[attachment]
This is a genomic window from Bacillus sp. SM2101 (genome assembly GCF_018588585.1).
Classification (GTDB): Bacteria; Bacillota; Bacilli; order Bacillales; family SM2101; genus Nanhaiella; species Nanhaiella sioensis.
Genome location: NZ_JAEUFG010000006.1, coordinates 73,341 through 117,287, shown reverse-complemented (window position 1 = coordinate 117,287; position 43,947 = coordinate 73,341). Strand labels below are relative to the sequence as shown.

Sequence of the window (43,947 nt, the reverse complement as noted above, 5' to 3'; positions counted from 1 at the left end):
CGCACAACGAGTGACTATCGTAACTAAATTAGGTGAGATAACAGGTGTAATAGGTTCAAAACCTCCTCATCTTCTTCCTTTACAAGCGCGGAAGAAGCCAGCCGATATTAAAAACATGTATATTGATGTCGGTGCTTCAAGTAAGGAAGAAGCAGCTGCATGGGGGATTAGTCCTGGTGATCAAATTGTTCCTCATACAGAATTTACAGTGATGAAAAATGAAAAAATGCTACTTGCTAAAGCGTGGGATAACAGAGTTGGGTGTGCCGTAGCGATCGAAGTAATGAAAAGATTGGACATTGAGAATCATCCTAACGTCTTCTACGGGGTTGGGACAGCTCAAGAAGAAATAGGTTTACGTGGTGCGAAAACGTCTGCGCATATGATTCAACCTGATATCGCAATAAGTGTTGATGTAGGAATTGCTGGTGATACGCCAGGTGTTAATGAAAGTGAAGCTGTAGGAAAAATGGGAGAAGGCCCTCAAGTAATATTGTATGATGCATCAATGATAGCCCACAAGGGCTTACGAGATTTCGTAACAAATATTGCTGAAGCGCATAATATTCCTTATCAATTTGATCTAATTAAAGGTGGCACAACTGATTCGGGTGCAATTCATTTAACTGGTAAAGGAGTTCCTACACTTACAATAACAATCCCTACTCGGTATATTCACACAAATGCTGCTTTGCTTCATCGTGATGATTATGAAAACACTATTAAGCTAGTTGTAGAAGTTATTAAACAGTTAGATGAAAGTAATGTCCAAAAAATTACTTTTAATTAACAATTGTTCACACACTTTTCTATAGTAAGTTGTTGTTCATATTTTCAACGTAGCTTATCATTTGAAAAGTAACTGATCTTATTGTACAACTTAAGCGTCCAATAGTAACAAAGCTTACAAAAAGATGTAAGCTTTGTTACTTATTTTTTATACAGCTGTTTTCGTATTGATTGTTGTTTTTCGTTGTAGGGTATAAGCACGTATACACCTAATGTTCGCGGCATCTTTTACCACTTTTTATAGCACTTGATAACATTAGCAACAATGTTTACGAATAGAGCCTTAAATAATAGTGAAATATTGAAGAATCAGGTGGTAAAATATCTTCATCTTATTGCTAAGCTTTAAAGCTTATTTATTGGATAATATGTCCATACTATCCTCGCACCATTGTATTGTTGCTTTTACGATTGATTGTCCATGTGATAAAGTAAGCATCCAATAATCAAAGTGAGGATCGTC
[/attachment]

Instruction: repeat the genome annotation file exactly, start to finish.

This is a genomic window from Bacillus sp. SM2101 (genome assembly GCF_018588585.1).
Classification (GTDB): Bacteria; Bacillota; Bacilli; order Bacillales; family SM2101; genus Nanhaiella; species Nanhaiella sioensis.
Genome location: NZ_JAEUFG010000006.1, coordinates 73,341 through 117,287, shown reverse-complemented (window position 1 = coordinate 117,287; position 43,947 = coordinate 73,341). Strand labels below are relative to the sequence as shown.

Sequence of the window (43,947 nt, the reverse complement as noted above, 5' to 3'; positions counted from 1 at the left end):
CGCACAACGAGTGACTATCGTAACTAAATTAGGTGAGATAACAGGTGTAATAGGTTCAAAACCTCCTCATCTTCTTCCTTTACAAGCGCGGAAGAAGCCAGCCGATATTAAAAACATGTATATTGATGTCGGTGCTTCAAGTAAGGAAGAAGCAGCTGCATGGGGGATTAGTCCTGGTGATCAAATTGTTCCTCATACAGAATTTACAGTGATGAAAAATGAAAAAATGCTACTTGCTAAAGCGTGGGATAACAGAGTTGGGTGTGCCGTAGCGATCGAAGTAATGAAAAGATTGGACATTGAGAATCATCCTAACGTCTTCTACGGGGTTGGGACAGCTCAAGAAGAAATAGGTTTACGTGGTGCGAAAACGTCTGCGCATATGATTCAACCTGATATCGCAATAAGTGTTGATGTAGGAATTGCTGGTGATACGCCAGGTGTTAATGAAAGTGAAGCTGTAGGAAAAATGGGAGAAGGCCCTCAAGTAATATTGTATGATGCATCAATGATAGCCCACAAGGGCTTACGAGATTTCGTAACAAATATTGCTGAAGCGCATAATATTCCTTATCAATTTGATCTAATTAAAGGTGGCACAACTGATTCGGGTGCAATTCATTTAACTGGTAAAGGAGTTCCTACACTTACAATAACAATCCCTACTCGGTATATTCACACAAATGCTGCTTTGCTTCATCGTGATGATTATGAAAACACTATTAAGCTAGTTGTAGAAGTTATTAAACAGTTAGATGAAAGTAATGTCCAAAAAATTACTTTTAATTAACAATTGTTCACACACTTTTCTATAGTAAGTTGTTGTTCATATTTTCAACGTAGCTTATCATTTGAAAAGTAACTGATCTTATTGTACAACTTAAGCGTCCAATAGTAACAAAGCTTACAAAAAGATGTAAGCTTTGTTACTTATTTTTTATACAGCTGTTTTCGTATTGATTGTTGTTTTTCGTTGTAGGGTATAAGCACGTATACACCTAATGTTCGCGGCATCTTTTACCACTTTTTATAGCACTTGATAACATTAGCAACAATGTTTACGAATAGAGCCTTAAATAATAGTGAAATATTGAAGAATCAGGTGGTAAAATATCTTCATCTTATTGCTAAGCTTTAAAGCTTATTTATTGGATAATATGTCCATACTATCCTCGCACCATTGTATTGTTGCTTTTACGATTGATTGTCCATGTGATAAAGTAAGCATCCAATAATCAAAGTGAGGATCGTC